Henrique was a ‘navigator’ by delegation (that cognomen came along only in the nineteenth century, and popularised through two English biographies). What he did was be the centre of information at this personal court — in effect a one-man technological institute.
The motive was to locate the source of that wealth — the gold, slaves and salt — the other side of the Sahara (and, since Ceuta didn’t produce the expected dividend, there were bills to pay). Plus, there was the legend of a christian kingdom of ‘Prester John’, in need of aid, surrounded by Islamics.
Several innovations and adaptations lay behind Henrique’s explorations:
- The Portuguese had learned from the Moors and Catalans, and further developed portolans.
- Navigation improved as the magnetic compass and compass rose improved;
- The Portuguese shipbuilders took the Arab qārib — a very ancient vessel, compare the Latin carabus or even the Greek καραβος — and its lateen sail, made a hybrid with the whaler, the ballinger. Add a rudder, from northern European experience and the result was the caravel, far more sea-going and far more load-carrying.
Then there was ‘method’. Henrique’s instructions to his navigators came down to: head west for x days, crossing the air stream coming from the south, and then swing towards the south in a great arc. As time went by, the westing was increased, and the arcs outwards similarly.
Admittedly the navigators had some precedents. Under Juba II of Mauretania, a contemporary and sometime guest of Julius Caesar, Berbers are alleged to have located the Canary Islands — but found evidence of previous occupation. The Catalans had shown interest in the Canaries as a route for slaves and a source of dyes from the dragon tree. Henrique moved in: first in 1424 (which was a military failure) but with more success later.
Meanwhile, Madeira had moved up Henrique’s agenda.
Portuguese histories claim Joao Gongalves Zarco and Tristão Vaz, squires of Henrique, were driven by a storm and ‘discovered’ the smaller island of Porto Santo in 1425. Odd, that, because the whole archipelago had been on charts since around 1351. Henrique accepted that here could be Portugal’s first overseas colony. We can also assume uninhabited Madeira hadn’t been targeted by others because [a] it wasn’t a source of valuable slaves, and [b] it couldn’t counts as a crusade. Sending rabbits as a meat-source may not have been Henrique’s idea, but it devastated Porto Santo — with no natural predators, the rabbit bred … err … like rabbits. The main island was soon exploited as a source of timber and that red ‘dragon’s blood’ dye. Once ground had been cleared, first wheat and then wine became a profitable export. And then sugar (which required the importation of commuted felons and then a slave work-force). All of which went to finance Henrique’s naval academy.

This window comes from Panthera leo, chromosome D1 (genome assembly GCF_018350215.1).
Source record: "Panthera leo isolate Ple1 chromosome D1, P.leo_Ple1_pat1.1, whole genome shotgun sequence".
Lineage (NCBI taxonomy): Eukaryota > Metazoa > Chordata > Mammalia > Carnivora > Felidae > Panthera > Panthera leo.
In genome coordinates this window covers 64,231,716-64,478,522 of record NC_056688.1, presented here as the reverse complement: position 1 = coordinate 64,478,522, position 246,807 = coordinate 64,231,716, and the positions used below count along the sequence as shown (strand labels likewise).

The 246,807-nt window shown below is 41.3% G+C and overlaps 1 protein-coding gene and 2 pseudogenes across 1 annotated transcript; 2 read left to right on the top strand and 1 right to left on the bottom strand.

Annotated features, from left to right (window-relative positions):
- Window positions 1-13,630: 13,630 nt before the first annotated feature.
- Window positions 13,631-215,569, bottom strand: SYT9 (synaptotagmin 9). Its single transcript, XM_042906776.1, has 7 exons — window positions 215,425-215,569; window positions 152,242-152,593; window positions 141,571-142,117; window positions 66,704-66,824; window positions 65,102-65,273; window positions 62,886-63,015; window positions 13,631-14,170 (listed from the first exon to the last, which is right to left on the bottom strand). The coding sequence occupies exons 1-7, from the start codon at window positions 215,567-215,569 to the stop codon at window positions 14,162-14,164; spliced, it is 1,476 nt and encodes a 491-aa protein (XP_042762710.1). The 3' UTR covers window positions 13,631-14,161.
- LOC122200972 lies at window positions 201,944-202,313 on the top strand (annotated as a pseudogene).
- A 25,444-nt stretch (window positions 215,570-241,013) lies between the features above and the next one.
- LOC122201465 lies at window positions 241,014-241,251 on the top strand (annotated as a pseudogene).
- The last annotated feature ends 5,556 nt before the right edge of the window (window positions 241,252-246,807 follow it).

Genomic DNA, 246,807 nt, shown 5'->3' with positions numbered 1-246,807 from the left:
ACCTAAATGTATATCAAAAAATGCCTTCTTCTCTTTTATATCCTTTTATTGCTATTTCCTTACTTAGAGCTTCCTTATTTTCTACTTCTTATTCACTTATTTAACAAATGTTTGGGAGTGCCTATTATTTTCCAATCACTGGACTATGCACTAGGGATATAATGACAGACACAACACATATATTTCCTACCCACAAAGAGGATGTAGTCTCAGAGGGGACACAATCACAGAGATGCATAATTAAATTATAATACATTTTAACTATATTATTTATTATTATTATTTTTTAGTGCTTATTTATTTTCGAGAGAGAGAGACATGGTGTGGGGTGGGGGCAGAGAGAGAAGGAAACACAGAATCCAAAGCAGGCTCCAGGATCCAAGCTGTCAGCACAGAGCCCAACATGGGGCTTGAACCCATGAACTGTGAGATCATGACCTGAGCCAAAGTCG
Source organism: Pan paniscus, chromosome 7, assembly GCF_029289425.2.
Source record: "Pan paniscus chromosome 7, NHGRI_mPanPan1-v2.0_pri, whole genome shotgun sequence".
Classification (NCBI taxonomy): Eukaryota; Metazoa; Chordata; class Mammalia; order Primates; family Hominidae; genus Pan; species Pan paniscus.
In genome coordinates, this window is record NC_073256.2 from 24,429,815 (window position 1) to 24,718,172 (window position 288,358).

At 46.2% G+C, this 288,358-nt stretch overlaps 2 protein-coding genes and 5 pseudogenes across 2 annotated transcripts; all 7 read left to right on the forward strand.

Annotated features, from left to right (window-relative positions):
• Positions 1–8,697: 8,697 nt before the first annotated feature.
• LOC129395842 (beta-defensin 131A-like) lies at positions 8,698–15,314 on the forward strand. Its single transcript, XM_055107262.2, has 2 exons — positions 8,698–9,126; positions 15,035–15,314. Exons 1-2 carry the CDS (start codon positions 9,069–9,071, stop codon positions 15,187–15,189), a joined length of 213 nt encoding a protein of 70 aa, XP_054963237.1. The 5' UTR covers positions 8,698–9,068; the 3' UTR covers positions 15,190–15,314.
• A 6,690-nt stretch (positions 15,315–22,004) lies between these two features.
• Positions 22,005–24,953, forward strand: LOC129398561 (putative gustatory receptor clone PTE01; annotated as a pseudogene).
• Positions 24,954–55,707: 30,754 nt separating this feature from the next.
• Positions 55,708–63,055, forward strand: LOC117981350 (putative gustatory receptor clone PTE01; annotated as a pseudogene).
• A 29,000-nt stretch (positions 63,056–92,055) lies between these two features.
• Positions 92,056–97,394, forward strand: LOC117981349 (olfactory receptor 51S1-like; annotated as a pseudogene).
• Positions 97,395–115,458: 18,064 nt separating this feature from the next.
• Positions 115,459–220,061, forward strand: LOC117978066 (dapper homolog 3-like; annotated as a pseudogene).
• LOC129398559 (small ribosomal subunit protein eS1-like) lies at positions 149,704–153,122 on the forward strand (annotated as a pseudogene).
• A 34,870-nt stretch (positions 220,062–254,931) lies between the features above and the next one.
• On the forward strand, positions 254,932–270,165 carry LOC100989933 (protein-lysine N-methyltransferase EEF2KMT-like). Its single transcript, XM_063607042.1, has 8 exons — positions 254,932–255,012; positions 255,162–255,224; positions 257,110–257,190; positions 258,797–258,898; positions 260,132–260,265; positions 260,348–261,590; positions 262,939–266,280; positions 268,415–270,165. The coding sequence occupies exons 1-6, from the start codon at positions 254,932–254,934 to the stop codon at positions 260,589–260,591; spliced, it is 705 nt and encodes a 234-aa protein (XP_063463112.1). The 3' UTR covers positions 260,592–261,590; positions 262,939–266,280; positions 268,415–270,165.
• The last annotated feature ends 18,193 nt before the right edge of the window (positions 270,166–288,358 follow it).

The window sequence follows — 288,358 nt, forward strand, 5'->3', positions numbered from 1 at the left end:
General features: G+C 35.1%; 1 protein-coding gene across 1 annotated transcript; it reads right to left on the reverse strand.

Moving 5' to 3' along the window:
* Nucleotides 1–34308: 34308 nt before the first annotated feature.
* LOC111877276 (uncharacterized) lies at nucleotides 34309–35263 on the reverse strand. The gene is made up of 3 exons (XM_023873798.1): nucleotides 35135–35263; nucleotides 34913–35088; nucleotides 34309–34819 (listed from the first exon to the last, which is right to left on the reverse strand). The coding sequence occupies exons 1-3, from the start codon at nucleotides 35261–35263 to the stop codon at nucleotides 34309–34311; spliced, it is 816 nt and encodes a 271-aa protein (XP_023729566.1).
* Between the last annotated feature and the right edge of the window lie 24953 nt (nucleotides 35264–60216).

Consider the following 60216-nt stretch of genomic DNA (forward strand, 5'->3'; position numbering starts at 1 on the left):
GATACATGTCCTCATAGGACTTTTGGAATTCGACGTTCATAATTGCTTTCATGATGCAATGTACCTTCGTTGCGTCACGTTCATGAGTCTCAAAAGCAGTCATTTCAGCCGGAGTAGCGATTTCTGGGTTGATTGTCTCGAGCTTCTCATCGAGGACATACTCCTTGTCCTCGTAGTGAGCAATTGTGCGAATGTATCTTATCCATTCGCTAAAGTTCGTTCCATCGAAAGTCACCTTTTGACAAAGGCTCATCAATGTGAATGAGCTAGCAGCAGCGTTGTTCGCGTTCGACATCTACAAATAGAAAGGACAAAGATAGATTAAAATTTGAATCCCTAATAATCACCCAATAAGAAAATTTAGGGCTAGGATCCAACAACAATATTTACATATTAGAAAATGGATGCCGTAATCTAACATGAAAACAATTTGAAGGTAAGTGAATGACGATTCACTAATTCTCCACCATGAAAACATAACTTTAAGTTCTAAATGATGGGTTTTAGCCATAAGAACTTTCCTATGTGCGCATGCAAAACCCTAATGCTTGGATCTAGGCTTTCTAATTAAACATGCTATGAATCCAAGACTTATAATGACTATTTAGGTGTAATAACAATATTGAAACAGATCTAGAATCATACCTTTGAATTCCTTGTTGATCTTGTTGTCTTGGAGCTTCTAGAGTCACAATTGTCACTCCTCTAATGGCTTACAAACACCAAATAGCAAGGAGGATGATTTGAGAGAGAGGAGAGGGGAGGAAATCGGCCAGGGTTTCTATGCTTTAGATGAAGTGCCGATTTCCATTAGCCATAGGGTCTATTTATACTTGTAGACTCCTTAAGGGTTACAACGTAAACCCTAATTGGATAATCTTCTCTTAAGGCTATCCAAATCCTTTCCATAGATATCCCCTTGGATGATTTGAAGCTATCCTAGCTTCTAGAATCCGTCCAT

Or, in Arabic, Abū Khaṭar (‘the father of peril’) was generally regarded as the limit of European knowledge of the African coast. Again we have Portuguese history magnifying a dubious ‘first’. In 1434 Gil Eanes is supposed to have rounded the Cape. In truth, French out of Lanzarote were there three decades earlier — and there is doubt which cape Gil Eanes rounded. Even Henrique didn’t advance the claim until 1443, whence was angling from the regent, his brother, Don Pedro, a grant a monopoly of the Guinea trade.
Henrique was not entirely a cartographer: there are always mercenary ends lurking behind his projects. The Guinea coast had been on European maps since c.1320: the camel caravans from across the Sahara were bringing some two-thirds. of Europe’s consumption of gold. Jaume Ferrer had gone looking for the legendary Riu d’Oro a century earlier — and had disappeared without trace. Guinea was also a source of ivory — and slaves. So the Portuguese exploration of the coast was the search for a suitable landing place, and a means of busting the Moorish control of the trans-Saharan trade — even if it was presented as yet another crusading venture. Note, too, that Gil Eanes’ second expedition brought back, not gold, but oil and seal skins — and Henrique had a monopoly on soap production.